|IATA: none – ICAO: KVUO – FAA LID: VUO|
|Owner||City of Vancouver|
|Elevation AMSL||25 ft / 8 m|
|Source: Federal Aviation Administration|
Pearson Field (ICAO: KVUO, FAA LID: VUO), is a city-owned municipal airport located one mile (2 km) southeast of the central business district of Vancouver, a city in Clark County, Washington, United States.
Pearson Field is the oldest operating airfield in the United States dating to the landing of the dirigible Gelatine, piloted by Lincoln Beachey, upon the polo grounds of the Vancouver Barracks in 1905. Located in the Fort Vancouver National Historic Site, it is also the only airport in the United States that operates totally within the boundaries of a national historic reserve. Primarily used for general aviation, the airfield's lone runway is located directly beneath the final approach to nearby Portland International Airport. The airport lies next to Washington State Route 14 and the Columbia River. It is the only airport in Washington that is a satellite airport.
- Lincoln Beachey pilots the dirigible Gelatine from the grounds of the 1905 Lewis and Clark Centennial Exposition on the shores of Guild's Lake in Portland, Oregon to Vancouver Barracks in the first aerial crossing of the Columbia River. This flight also set an endurance record for flight at the time. Carrying a letter from Theodore Hardee, an official of the fair, to the commandant of the Vancouver Barracks, General Constant Williams, the flight is also the recognized as the first time an airship is used to deliver a letter.
- First airplane lands at Pearson Field.
- Pearson Field is home to the US Army Air Service.
- Commander Lt. Oakley G. Kelly makes the first non-stop transcontinental flight.
- Pearson Field is a stopover point on the army's first round-the-world flight.
- Pearson Field is named after Lt. Alexander Pearson by order of Major General John L. Hines
- Soviet aviator Valery Chkalov lands at the end of the first non-stop transpolar flight.
- City of Vancouver and National Park Service enter into agreement governing the future of Pearson Field.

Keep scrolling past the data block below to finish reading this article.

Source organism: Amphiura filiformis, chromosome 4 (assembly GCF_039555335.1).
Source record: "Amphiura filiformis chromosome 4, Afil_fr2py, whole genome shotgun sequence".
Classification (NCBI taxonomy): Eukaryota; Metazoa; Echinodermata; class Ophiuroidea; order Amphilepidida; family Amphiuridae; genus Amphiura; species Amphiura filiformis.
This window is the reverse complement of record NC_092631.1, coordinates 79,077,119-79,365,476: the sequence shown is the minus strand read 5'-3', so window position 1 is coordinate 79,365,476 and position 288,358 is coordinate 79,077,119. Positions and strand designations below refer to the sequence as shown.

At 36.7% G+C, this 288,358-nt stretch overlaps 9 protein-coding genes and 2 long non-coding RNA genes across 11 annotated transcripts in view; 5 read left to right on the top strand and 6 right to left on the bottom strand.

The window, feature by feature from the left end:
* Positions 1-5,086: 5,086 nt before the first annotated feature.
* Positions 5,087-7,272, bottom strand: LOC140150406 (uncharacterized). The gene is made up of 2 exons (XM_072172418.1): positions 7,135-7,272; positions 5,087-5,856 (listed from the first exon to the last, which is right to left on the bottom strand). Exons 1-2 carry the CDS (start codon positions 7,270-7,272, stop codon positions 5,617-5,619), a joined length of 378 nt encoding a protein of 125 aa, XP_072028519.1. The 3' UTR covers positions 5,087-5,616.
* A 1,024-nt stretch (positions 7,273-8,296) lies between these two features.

- Pearson Field celebrates its 100-year anniversary.
Facilities and aircraft
Pearson Field covers an area of 140 acres (57 ha) which contains one runway designated 8/26 with a 3,275 × 60 ft (998 × 18 m) asphalt pavement. For the 12-month period ending May 31, 2006, the airport had 52,200 aircraft operations, an average of 143 per day: 97% general aviation, 2% military and 1% air taxi. At that time there were 175 aircraft based at this airport: 97% single-engine and 3% multi-engine.
The airfield has a 150 T-hangars and tiedown facilities, with capacity for 175 light aircraft. Located at the airport are the Pearson Air Museum and the Jack Murdock Aviation Center. Located nearby are the Jantzen Beach SuperCenter and the Portland International Raceway.
The state of Washington provides economic impact studies of airports within the state. Pearson Field contributes about 600 jobs to the area. Salaries drawn in relation to business at Pearson total about $11M USD. The total economic activity related to Pearson totals about $38M USD.
- Grove Field
- Pearson Air Museum
- Hillsboro Airport
- Portland International Airport
- Portland-Troutdale Airport
- Swan Island Municipal Airport
- FAA Airport Master Record for VUO ( PDF), effective 2007-12-20
- Pearson Field: Compiled From Columbian Archives. the Columbian. 2010-05-21. URL:http://www.columbian.com/history/pearson/. Accessed: 2010-05-21. (Archived by WebCite at http://www.webcitation.org/5pu3OJB4I)
- Pearson Field Airport - Services & Public Safety - City of Vancouver, Washington, USA
- Great Circle Mapper: KVUO - Vancouver, Washington (Pearson Field)
- Alley, William (2006). Pearson Field. New York: Simon & Schuster. ISBN 978-0-7385-3129-8.
- General Orders No. 9, J.L. Hines, War Department, May 7, 1925
- http://www.wsdot.wa.gov/aviation/EconImpacts/SWR/PearsonField.pdf[dead link]
- Pearson Field at City of Vancouver website
- Pearson Air Museum
- A video about Pearson Field, on Youtube
- Aviation: From Sand Dunes to Sonic Booms, a National Park Service Discover Our Shared Heritage Travel Itinerary
- Aviation photos of Pearson Field at Airliners.net
- FAA Terminal Procedures for VUO, effective April 3, 2014
- Resources for this airport: